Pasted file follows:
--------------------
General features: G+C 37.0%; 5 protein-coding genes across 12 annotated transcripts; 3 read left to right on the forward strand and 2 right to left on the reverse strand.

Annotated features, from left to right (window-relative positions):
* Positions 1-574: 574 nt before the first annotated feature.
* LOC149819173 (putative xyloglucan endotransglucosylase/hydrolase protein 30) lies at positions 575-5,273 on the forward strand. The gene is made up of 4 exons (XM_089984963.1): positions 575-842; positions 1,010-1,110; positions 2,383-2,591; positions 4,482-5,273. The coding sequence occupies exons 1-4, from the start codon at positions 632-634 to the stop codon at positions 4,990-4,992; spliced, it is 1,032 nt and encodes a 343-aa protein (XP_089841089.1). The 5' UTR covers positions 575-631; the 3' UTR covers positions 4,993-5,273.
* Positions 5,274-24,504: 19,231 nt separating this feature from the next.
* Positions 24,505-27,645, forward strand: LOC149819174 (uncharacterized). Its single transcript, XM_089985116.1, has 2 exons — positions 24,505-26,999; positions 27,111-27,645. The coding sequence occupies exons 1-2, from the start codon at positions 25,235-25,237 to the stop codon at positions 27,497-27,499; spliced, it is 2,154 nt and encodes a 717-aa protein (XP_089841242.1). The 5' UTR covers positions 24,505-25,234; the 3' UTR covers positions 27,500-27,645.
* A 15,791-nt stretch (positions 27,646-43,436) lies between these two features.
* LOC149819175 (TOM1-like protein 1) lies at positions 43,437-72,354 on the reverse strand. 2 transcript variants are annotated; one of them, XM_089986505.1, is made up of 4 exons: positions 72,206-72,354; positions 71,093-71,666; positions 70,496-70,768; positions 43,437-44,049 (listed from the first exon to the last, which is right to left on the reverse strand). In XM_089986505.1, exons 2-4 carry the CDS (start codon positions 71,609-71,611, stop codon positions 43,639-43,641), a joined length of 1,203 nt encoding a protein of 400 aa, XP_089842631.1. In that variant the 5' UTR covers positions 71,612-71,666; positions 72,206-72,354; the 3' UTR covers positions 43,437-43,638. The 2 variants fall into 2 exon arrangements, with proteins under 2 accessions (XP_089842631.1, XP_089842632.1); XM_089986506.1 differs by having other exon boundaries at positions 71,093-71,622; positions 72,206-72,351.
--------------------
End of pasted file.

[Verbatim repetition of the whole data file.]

General features: G+C 37.0%; 5 protein-coding genes across 12 annotated transcripts; 3 read left to right on the forward strand and 2 right to left on the reverse strand.

Annotated features, from left to right (window-relative positions):
* Positions 1-574: 574 nt before the first annotated feature.
* LOC149819173 (putative xyloglucan endotransglucosylase/hydrolase protein 30) lies at positions 575-5,273 on the forward strand. The gene is made up of 4 exons (XM_089984963.1): positions 575-842; positions 1,010-1,110; positions 2,383-2,591; positions 4,482-5,273. The coding sequence occupies exons 1-4, from the start codon at positions 632-634 to the stop codon at positions 4,990-4,992; spliced, it is 1,032 nt and encodes a 343-aa protein (XP_089841089.1). The 5' UTR covers positions 575-631; the 3' UTR covers positions 4,993-5,273.
* Positions 5,274-24,504: 19,231 nt separating this feature from the next.
* Positions 24,505-27,645, forward strand: LOC149819174 (uncharacterized). Its single transcript, XM_089985116.1, has 2 exons — positions 24,505-26,999; positions 27,111-27,645. The coding sequence occupies exons 1-2, from the start codon at positions 25,235-25,237 to the stop codon at positions 27,497-27,499; spliced, it is 2,154 nt and encodes a 717-aa protein (XP_089841242.1). The 5' UTR covers positions 24,505-25,234; the 3' UTR covers positions 27,500-27,645.
* A 15,791-nt stretch (positions 27,646-43,436) lies between these two features.
* LOC149819175 (TOM1-like protein 1) lies at positions 43,437-72,354 on the reverse strand. 2 transcript variants are annotated; one of them, XM_089986505.1, is made up of 4 exons: positions 72,206-72,354; positions 71,093-71,666; positions 70,496-70,768; positions 43,437-44,049 (listed from the first exon to the last, which is right to left on the reverse strand). In XM_089986505.1, exons 2-4 carry the CDS (start codon positions 71,609-71,611, stop codon positions 43,639-43,641), a joined length of 1,203 nt encoding a protein of 400 aa, XP_089842631.1. In that variant the 5' UTR covers positions 71,612-71,666; positions 72,206-72,354; the 3' UTR covers positions 43,437-43,638. The 2 variants fall into 2 exon arrangements, with proteins under 2 accessions (XP_089842631.1, XP_089842632.1); XM_089986506.1 differs by having other exon boundaries at positions 71,093-71,622; positions 72,206-72,351.